Herschel Supply Co. relies on a couple of staple styles — a few silhouettes done really well, that return season after season in new colorways and fabrications. Its latest innovation is more than just a pretty new print or hue combo, though: The Canadian brand just debuted a new collection using Sealtech, a nylon material that can reseal and recover from punctures. At first glance, it looks like your run-of-the-mill black nylon; technically, it's lightweight, waterproof ripstop. But once you pierce through the material with a pen (or any of the other random pointy objects that tend to float around in your bag), you'll witness the fabric working its magic: The double-sided coating on the material allows it to reseal itself using only the natural heat of your hand. Simply rub over the damaged spot, and the hole will disappear, thanks to reinforced threading on the nylon that tightens up around the affected area. (See video below.) Granted, this kind of trippy recovery effect only really works for small lacerations, not bigger scissor or blade rips. But it's a pretty cool antidote to the typical wear-and-tear that our handbags and backpacks have to endure.
These Sealtech-powered products have been two years in the making. Jamie Cormack, cofounder of Herschel Supply Co., tells Refinery29 that the technology is based on a combination coating that was already around in the outdoor industry. "We saw an opportunity to bring it into our collection and apply it to a lifestyle product by taking an existing fabric and refreshing it," Cormack says. Ushering the technology into Herschel's product lineup was just a matter of timing.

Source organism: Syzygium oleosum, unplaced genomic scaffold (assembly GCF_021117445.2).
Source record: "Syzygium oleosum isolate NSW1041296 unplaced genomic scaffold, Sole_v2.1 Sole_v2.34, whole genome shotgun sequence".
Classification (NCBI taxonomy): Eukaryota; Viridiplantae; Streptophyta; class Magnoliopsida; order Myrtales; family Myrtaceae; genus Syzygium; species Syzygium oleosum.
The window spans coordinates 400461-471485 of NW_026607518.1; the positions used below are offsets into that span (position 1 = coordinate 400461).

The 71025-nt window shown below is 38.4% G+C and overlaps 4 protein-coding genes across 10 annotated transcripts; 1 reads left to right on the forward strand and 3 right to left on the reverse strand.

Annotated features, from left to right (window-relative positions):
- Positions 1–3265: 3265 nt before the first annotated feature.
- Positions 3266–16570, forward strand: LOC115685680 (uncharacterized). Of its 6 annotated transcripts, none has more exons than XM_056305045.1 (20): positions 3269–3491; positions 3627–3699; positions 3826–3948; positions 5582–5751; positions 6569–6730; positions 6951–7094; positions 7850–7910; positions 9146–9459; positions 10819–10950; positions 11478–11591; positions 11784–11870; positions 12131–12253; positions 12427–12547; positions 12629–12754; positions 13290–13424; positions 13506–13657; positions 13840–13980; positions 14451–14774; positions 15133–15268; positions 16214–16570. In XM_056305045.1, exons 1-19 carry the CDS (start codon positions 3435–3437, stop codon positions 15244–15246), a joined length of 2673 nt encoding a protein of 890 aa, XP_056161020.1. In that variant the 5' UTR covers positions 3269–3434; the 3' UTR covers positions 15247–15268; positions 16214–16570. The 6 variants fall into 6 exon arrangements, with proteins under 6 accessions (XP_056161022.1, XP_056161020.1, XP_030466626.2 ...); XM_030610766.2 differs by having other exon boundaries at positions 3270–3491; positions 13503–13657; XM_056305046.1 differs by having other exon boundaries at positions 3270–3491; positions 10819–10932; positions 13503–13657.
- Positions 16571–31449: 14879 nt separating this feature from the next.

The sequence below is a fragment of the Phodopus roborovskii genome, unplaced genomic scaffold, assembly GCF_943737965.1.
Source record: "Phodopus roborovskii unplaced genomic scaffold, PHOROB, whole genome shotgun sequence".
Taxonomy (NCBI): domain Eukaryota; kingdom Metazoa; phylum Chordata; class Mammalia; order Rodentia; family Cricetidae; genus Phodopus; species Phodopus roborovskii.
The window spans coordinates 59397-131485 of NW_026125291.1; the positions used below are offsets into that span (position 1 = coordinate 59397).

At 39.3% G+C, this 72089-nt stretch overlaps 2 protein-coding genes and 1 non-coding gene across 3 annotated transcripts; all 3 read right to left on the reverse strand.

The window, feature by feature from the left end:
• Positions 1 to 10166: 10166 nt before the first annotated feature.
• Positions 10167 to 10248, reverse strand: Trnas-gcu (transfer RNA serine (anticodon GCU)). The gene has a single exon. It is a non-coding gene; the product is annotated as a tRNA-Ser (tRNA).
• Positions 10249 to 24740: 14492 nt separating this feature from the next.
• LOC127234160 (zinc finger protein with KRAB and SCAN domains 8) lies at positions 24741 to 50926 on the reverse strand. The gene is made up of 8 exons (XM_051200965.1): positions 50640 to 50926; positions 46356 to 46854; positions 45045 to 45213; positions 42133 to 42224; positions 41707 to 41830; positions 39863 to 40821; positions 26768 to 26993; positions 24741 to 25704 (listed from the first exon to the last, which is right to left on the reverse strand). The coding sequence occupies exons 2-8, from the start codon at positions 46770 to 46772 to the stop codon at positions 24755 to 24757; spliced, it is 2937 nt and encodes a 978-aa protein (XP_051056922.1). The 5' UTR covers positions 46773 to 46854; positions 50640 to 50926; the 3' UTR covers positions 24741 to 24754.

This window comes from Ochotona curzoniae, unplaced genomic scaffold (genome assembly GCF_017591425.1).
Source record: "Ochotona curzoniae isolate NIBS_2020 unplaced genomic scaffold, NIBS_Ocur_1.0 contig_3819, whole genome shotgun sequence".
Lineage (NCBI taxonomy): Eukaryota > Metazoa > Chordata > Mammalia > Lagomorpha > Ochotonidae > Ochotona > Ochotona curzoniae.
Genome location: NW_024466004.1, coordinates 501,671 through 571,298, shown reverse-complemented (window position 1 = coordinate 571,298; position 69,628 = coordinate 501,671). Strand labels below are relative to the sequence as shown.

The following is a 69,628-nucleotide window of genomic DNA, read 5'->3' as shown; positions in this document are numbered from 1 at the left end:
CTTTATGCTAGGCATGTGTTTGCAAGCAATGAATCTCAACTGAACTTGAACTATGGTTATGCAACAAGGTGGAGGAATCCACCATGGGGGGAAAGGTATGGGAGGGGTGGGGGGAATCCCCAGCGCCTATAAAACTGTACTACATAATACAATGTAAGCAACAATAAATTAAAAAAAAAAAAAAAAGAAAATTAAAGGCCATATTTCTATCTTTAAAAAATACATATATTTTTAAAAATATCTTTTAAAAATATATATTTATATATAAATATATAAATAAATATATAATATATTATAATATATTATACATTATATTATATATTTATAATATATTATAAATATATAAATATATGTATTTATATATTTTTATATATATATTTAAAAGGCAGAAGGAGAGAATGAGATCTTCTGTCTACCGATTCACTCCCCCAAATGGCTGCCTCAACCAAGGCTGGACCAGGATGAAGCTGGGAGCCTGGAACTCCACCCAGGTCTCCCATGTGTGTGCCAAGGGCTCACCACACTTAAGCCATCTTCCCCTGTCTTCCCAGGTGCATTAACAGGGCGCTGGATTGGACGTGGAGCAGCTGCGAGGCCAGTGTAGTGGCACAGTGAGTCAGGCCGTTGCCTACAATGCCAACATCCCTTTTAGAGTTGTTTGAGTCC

This new range is distinctive not only in its fabrication, but also in its minimal branding. (You'll notice the signature white patch with Herschel's logo, seen on practically every other piece of its collection, is MIA.) The reasoning is two-fold: "From the beginning, we wanted a super clean and minimalist aesthetic, and we also didn't want to stitch a label onto such a technical fabric," Cormack sats. Cormack isn't concerned about competitors developing similar materials. He believes that the more innovation that's brewing, the better. "We continually push ourselves to experiment with new fabrics and new ways to work with our manufacturing partners, and we hope that others would do the same," he says. As for Sealtech's potential impact on the fashion industry, Cormack thinks it speaks to a bigger trend toward technical capabilities. "People are looking for a functional, durable piece that looks great, and this demand is changing the way products are being designed," he says.
The backpack and the duffle in the inaugural Sealtech range retail for $149.99 and $99.99, respectively — a little bit higher than how Herschel typically prices those silhouettes. "We always reverse-design our products, working backwards from the price point we aim to hit and adding the features and materials we're able to include within our targeted price," Cormack explains. "These Sealtech pieces were designed for a customer that would already be shopping in the price range we’re providing." This is just the first cameo Sealtech is making in Herschel's offerings: The brand has some more colorways and even mixed-fabric designs in the works for 2017. Surely the novelty of self-healing nylon in a basic, all-black palette will keep us busy until then.